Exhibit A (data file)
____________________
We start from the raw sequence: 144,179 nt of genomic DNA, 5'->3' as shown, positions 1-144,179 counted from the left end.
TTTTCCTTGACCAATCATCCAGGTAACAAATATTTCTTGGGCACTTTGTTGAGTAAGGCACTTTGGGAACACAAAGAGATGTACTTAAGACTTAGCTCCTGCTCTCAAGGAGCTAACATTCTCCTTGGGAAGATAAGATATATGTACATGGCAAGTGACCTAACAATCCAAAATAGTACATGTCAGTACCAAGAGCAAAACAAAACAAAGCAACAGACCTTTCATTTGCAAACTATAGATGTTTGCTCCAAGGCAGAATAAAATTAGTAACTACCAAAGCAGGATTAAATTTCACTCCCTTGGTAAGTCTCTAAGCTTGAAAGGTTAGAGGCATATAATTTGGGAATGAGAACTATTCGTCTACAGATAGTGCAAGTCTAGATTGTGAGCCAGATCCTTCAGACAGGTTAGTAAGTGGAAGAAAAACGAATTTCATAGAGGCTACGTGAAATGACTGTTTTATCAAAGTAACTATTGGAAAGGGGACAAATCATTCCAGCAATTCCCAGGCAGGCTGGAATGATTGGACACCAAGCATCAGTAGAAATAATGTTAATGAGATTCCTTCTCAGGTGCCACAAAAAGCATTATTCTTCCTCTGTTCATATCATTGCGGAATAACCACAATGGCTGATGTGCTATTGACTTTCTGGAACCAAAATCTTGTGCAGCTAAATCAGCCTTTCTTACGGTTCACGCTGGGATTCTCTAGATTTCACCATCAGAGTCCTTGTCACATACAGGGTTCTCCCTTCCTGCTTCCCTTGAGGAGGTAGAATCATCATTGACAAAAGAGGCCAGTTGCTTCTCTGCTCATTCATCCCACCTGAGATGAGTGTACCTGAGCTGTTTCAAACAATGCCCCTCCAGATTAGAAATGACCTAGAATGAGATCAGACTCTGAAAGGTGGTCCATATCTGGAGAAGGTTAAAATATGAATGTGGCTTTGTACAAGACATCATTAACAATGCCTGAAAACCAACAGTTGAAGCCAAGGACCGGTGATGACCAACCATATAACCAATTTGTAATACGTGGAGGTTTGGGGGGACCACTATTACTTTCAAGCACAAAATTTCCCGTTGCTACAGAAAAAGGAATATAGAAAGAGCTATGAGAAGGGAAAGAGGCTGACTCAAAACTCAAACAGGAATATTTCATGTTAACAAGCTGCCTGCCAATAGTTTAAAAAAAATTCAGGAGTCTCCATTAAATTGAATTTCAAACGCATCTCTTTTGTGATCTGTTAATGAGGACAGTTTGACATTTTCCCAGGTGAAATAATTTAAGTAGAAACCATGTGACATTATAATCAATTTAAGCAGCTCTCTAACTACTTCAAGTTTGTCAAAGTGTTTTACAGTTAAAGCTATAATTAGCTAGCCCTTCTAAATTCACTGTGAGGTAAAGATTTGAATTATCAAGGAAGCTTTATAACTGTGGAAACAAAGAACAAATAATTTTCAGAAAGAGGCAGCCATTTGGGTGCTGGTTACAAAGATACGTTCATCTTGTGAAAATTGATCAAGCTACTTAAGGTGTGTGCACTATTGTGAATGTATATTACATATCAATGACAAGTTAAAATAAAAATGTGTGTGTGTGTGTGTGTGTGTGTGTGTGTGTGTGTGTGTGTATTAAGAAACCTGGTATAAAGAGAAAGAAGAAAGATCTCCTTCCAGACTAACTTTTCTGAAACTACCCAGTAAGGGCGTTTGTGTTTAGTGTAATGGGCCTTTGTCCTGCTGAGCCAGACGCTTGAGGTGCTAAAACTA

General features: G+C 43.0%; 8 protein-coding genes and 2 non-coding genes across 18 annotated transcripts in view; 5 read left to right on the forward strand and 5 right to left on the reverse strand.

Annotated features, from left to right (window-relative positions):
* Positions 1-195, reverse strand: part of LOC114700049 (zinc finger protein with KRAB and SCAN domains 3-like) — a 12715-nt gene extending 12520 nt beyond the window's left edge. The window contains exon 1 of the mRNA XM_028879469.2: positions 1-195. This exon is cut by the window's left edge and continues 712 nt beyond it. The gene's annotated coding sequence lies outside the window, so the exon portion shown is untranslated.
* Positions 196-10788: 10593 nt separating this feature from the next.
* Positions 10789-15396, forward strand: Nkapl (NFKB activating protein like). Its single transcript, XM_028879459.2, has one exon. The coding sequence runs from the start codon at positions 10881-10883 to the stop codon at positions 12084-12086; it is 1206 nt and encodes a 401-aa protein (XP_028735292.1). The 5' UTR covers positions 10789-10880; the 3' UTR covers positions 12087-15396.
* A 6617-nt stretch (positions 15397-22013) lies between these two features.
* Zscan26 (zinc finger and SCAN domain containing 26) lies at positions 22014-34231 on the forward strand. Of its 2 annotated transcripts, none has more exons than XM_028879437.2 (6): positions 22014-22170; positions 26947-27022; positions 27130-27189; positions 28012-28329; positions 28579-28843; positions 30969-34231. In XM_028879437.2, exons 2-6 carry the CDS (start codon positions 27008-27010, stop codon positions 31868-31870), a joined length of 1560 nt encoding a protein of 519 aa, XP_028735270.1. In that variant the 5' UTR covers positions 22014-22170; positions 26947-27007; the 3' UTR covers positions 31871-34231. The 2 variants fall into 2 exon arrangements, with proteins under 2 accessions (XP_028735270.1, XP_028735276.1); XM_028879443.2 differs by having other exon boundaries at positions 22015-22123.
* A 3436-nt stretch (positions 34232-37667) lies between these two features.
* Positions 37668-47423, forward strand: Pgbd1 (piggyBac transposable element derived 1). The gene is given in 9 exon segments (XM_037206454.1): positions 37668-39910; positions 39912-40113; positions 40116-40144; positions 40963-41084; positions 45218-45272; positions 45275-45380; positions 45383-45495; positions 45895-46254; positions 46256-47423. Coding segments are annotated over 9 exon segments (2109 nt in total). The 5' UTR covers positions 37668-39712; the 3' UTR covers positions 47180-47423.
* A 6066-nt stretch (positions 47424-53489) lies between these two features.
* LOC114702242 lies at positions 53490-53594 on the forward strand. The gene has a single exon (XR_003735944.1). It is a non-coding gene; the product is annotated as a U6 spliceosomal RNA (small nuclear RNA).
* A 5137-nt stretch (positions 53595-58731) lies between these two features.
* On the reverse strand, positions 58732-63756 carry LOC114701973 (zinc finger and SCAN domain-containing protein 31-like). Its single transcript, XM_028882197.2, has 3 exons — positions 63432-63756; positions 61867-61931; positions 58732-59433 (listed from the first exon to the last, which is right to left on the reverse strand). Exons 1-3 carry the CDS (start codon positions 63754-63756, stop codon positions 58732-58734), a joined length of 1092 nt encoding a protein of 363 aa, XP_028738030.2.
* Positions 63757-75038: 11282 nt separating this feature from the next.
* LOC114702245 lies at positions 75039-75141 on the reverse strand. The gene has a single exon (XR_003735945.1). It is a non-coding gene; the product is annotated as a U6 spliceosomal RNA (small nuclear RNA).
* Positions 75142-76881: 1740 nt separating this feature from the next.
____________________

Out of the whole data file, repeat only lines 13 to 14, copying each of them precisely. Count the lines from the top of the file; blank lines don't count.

* LOC114702242 lies at positions 53490-53594 on the forward strand. The gene has a single exon (XR_003735944.1). It is a non-coding gene; the product is annotated as a U6 spliceosomal RNA (small nuclear RNA).
* A 5137-nt stretch (positions 53595-58731) lies between these two features.